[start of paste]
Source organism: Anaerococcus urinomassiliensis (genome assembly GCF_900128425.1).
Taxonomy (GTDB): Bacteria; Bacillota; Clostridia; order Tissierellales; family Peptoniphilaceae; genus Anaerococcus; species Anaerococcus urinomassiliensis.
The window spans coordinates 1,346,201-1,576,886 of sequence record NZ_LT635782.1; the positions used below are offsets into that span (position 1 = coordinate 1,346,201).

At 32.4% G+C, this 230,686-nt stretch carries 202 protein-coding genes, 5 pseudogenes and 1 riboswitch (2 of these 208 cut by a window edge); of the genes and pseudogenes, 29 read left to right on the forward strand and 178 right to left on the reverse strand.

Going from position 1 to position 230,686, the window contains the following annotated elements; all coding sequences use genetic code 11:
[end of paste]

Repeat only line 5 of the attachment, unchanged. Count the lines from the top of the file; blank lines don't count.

Going from position 1 to position 230,686, the window contains the following annotated elements; all coding sequences use genetic code 11: